THE DEPARTMENT of the Environment has warned Clare County Council that is it likely to miss out on Government infrastructural investment unless it reverses rezoning decisions for the greater Ennis area.
The department has also told the council that its rezoning of land for housing may result in possible legal action from the European Commission. The intervention by the department follows the council rezoning land to cater for a population growth from 30,000 to 100,000 when the department says the likely increase is only 6,500.
In adopting the Greater Ennis Development Plan last December, councillors snubbed Minister for the Environment John Gormley by ignoring his recommendations to reverse rezonings of large tracts of land. Instead of tightening restrictions on one-off housing, councillors loosened the rules.
Now, in a letter to the council from the Minister’s private secretary, Eddie Kiernan, seen by The Irish Times, he has told the council it has rezoned land to cater for population growth from almost 30,000 to over 100,000. Mr Kiernan said the department believes the rezonings are “unsustainable” and that the expected population growth over the period of the plan is only 6,500.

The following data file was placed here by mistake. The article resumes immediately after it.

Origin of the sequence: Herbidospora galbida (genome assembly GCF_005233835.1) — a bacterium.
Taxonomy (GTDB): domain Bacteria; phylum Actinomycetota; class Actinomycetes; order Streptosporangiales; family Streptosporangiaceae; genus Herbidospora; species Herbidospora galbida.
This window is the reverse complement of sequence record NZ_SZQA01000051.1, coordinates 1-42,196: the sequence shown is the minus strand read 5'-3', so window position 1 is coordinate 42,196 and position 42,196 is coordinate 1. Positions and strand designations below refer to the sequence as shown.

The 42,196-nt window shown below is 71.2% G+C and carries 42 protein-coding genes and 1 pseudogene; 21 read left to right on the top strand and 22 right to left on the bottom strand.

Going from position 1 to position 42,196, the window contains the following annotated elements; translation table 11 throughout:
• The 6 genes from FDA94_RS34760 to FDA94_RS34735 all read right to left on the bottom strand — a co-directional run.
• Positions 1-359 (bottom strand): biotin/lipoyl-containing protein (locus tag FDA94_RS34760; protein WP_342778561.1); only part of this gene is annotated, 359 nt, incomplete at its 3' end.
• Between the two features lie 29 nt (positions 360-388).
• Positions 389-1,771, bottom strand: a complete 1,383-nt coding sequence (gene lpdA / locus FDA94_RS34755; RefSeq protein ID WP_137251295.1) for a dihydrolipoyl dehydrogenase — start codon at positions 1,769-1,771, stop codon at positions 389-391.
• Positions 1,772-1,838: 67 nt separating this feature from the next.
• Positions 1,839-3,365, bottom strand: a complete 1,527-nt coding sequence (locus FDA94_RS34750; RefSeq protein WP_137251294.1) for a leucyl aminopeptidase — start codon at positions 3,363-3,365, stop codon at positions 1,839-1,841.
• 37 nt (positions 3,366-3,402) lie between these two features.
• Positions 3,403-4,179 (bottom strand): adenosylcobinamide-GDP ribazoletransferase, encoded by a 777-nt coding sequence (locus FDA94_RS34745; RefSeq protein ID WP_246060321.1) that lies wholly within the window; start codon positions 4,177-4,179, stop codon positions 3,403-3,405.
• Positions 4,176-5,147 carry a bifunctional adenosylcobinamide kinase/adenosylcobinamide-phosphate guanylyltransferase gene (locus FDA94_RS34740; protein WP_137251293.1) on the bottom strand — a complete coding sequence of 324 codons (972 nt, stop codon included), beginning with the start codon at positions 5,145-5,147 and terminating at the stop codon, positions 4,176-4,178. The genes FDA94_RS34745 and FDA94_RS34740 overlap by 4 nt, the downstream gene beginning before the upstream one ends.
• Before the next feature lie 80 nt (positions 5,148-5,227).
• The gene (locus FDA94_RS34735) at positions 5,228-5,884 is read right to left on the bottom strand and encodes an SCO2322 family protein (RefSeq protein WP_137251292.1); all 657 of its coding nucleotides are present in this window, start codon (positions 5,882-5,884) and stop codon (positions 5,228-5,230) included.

He said: “In such circumstances and without any clear phasing of lands for development, the plan provides for an ad-hoc and development-led approach to planning, making the efficient and orderly provision of physical and social infrastructure more difficult to achieve.” He added: “In the current economic climate, departments and agencies must consider how they should prioritise their resources to deliver best value for money.
“However, without a development plan that is coherent and consistent with regional and national policies and indeed with growth forecasts set down in the county development plan and housing strategy, the Ennis and environs plan as adopted fails to provide the necessary framework underpinning the value for money for infrastructural investment.
Mr Kiernan said department officials will arrange a meeting with the council on the matters raised. The issue is also likely to be discussed by the council at its February meeting.